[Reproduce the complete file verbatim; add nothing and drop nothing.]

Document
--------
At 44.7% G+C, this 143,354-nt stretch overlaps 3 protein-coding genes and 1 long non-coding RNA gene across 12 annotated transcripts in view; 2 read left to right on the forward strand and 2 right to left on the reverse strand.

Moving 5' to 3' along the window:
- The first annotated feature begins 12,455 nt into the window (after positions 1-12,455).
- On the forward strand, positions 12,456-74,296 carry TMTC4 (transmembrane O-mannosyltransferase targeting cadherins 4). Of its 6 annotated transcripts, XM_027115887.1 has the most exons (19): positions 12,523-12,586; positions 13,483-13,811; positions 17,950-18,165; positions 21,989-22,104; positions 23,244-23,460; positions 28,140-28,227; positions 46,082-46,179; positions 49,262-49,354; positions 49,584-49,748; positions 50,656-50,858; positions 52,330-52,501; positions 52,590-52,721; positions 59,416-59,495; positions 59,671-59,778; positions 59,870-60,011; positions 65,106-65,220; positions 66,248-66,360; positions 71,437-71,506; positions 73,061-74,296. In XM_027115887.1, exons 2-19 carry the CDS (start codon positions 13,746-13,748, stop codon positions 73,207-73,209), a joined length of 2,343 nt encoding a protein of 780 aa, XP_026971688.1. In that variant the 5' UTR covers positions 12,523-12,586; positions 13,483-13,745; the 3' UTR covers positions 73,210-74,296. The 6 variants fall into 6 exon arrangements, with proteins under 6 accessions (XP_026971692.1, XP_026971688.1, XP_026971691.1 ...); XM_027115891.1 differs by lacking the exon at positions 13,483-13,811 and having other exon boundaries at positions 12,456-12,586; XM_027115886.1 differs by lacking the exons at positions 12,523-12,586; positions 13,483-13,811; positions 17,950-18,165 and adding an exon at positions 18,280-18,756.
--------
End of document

At 44.7% G+C, this 143,354-nt stretch overlaps 3 protein-coding genes and 1 long non-coding RNA gene across 12 annotated transcripts in view; 2 read left to right on the forward strand and 2 right to left on the reverse strand.

Moving 5' to 3' along the window:
- The first annotated feature begins 12,455 nt into the window (after positions 1-12,455).
- On the forward strand, positions 12,456-74,296 carry TMTC4 (transmembrane O-mannosyltransferase targeting cadherins 4). Of its 6 annotated transcripts, XM_027115887.1 has the most exons (19): positions 12,523-12,586; positions 13,483-13,811; positions 17,950-18,165; positions 21,989-22,104; positions 23,244-23,460; positions 28,140-28,227; positions 46,082-46,179; positions 49,262-49,354; positions 49,584-49,748; positions 50,656-50,858; positions 52,330-52,501; positions 52,590-52,721; positions 59,416-59,495; positions 59,671-59,778; positions 59,870-60,011; positions 65,106-65,220; positions 66,248-66,360; positions 71,437-71,506; positions 73,061-74,296. In XM_027115887.1, exons 2-19 carry the CDS (start codon positions 13,746-13,748, stop codon positions 73,207-73,209), a joined length of 2,343 nt encoding a protein of 780 aa, XP_026971688.1. In that variant the 5' UTR covers positions 12,523-12,586; positions 13,483-13,745; the 3' UTR covers positions 73,210-74,296. The 6 variants fall into 6 exon arrangements, with proteins under 6 accessions (XP_026971692.1, XP_026971688.1, XP_026971691.1 ...); XM_027115891.1 differs by lacking the exon at positions 13,483-13,811 and having other exon boundaries at positions 12,456-12,586; XM_027115886.1 differs by lacking the exons at positions 12,523-12,586; positions 13,483-13,811; positions 17,950-18,165 and adding an exon at positions 18,280-18,756.